So I am including Scott Price in my “Modern Day Lighthouse Keeper” category for his work in promoting U.S. Coast Guard history and making their records accessible to both researchers and the general public.

Lighthouse Keeper Records Prison Riot at Alcatraz

Alcatraz Lighthouse in 1954. Photo courtesy of U.S. Coast Guard

Alcatraz Lighthouse in 1954. Note the cell house in the background. Photo courtesy of U.S. Coast Guard

Harry Davis became keeper of Alcatraz Lighthouse, marking the entrance to San Francisco Bay, in 1938. I was recently copying his logs in the National Archives as part of a research project for the U.S. Lighthouse Society. Davis’s log followed the two-page-for-every-month format, devoting one or two lines to each day’s weather and activities. He and his three assistants spent most of their time maintaining the property and the two fog signals. Then the format changed for May 1946 with a narrative written across two pages:

May 2: 1430 hrs. Convicts on the loose with submachine gun, entire prison held at bay. Shooting is almost continuous. Island surrounded by Coast Guard and Navy boats. C.G. called by the Keeper in charge at 1445 hours.

1815 hrs. The U.S. Marines landed on the north end of island, at this writing. More wounded guards were removed to the city, total of five so far, firing is still heavy.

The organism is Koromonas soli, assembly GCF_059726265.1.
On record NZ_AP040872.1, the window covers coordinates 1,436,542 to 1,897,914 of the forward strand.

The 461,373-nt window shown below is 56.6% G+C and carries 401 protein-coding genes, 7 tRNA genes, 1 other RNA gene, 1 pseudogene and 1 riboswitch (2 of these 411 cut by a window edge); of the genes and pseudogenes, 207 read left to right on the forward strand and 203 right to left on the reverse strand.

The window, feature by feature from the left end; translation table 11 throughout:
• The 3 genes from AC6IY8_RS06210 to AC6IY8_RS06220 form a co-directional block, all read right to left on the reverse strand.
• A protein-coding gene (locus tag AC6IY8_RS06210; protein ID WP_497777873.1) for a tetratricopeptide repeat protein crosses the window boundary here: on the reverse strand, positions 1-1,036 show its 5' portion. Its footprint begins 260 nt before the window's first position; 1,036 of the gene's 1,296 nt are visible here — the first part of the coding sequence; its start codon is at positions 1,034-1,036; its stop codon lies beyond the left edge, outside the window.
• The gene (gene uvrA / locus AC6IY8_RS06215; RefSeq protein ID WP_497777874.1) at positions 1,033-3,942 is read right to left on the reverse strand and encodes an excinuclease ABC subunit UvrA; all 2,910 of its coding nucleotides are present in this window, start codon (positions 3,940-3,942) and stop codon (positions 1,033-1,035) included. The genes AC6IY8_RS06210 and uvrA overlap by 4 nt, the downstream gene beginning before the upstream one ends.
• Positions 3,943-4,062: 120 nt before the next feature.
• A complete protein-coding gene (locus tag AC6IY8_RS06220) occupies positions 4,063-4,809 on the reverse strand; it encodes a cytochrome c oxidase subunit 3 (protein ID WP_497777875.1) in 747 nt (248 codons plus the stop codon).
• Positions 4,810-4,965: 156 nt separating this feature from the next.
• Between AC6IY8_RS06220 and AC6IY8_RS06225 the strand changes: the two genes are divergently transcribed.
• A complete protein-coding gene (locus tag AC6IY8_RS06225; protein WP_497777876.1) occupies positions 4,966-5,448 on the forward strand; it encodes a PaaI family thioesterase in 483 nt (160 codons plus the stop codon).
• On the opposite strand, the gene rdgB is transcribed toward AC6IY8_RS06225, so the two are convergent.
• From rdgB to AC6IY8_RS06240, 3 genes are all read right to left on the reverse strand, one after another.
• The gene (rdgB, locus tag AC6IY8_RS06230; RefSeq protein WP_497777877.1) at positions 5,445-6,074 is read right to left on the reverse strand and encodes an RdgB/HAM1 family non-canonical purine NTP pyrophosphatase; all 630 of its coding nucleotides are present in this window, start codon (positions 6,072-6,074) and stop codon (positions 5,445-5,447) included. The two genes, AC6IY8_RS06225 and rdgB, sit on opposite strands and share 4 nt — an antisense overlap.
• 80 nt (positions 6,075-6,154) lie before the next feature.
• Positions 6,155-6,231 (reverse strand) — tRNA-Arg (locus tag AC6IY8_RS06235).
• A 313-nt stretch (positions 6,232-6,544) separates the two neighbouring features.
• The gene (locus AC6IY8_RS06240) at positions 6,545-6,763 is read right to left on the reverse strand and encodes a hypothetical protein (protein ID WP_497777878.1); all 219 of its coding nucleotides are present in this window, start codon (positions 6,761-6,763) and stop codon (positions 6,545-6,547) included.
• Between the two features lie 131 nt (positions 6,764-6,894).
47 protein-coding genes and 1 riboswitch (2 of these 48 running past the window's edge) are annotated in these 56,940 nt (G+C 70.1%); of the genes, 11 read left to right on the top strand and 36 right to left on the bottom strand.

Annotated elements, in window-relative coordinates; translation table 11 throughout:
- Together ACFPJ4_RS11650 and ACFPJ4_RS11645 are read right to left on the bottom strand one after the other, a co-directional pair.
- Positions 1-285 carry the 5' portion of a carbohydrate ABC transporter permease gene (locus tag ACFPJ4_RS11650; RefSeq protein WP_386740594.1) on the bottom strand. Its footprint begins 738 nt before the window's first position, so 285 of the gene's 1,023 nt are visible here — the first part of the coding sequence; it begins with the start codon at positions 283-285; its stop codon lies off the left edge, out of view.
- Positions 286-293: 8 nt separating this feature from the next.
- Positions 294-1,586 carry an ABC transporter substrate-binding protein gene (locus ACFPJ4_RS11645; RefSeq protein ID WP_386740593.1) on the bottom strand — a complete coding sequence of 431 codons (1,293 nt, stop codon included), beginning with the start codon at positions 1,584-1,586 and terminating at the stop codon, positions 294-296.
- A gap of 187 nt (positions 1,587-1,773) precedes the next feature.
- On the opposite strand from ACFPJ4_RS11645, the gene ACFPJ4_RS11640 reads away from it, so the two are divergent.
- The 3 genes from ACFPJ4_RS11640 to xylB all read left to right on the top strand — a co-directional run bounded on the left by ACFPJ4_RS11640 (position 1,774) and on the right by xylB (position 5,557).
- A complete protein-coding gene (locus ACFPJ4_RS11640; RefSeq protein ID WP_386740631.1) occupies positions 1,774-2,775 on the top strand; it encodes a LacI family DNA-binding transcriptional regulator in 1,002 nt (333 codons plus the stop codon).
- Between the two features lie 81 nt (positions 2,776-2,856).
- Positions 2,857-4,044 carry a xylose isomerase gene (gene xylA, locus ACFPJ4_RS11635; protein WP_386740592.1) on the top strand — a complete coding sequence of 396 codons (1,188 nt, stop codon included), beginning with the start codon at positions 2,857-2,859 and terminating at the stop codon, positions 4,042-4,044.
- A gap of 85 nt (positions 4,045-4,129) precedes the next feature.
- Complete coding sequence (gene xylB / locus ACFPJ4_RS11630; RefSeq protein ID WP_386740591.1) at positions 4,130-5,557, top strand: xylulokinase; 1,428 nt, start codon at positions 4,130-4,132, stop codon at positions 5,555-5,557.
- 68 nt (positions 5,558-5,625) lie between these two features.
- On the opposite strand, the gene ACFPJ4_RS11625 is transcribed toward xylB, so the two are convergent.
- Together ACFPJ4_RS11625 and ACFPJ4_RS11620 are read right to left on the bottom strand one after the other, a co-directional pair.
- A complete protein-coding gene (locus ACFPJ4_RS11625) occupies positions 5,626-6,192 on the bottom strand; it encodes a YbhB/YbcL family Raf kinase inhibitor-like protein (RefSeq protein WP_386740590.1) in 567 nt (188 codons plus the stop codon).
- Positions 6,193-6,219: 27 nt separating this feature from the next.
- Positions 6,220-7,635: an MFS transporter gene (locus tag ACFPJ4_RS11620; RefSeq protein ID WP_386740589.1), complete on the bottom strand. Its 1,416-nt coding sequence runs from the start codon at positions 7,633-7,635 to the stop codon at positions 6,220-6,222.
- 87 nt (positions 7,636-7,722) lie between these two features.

2115 hrs. Eight more wounded men recovered and sent to hospital. Capt. Weinhold, Lieut. Simpson most seriously wounded, Mr. Stites and Mr. Miller both killed. Total 13 wounded, two deaths.

May 3: 1100 hrs. Fire again raging in cellblocks, Marines lobbing anti-tank bombs through windows into cellblock; hand grenades being dropped through holes broken through the roof. The prison is being reduced to a shambles – numerous aircraft circling around prison all day.

1300 hrs. For the past hour they have been throwing heavy demolition shells without effect. Gen. Stillwell just arrived; they have issued an ultimatum to surrender within 10 minutes otherwise they are going to blast the cellblocks and walls down with TNT; all convicts will then die.

1320 hrs. The warden refused permission to use TNT. All firing stopped at 1330 hrs. Broke out again at 1800 hrs.

1800 hrs. The Marines are dropping hand grenades into the cellblocks through holes in the roof, quit when dark at 1830.

Guards from San Quentin State prison arrived today to assist, they are inside cell houses with Marines. Extra guards from Leavenworth federal prison arrived by plane, all are in cell house. All is quiet inside at 2040 hrs.

2400 hrs. All is still quiet in the prison.

May 4: 0820 hrs. There was a sudden burst of explosions inside, rifle and grenade fire, lasting about five minutes.

1000 hrs. The sudden burst was a cover up for the guards to break through. Three dead convicts were found, had been killed by a hand grenade, they were in C block. D Block will be rushed later to end it for good.

1030 hrs. It ‘s all over. D Block has been taken with 26 live convicts. The end of 44 hours of living hell. The extra guards from McNeils Island & Denver will be here for some time.

Alcatraz Lighthouse Keeper Henry Davis's Log for the first week of May 1946. Log found in National Archives RG 26 Entry 80. (Click on image for larger view.)

Alcatraz Lighthouse Keeper Henry Davis’s Log for the first week of May 1946. Log found in National Archives RG 26 Entry 80. (Click on image for larger view.)

The Alcatraz lighthouse was automated and the prison closed in 1963. Alcatraz Penitentiary is now a unit of the Golden Gate National Recreation area.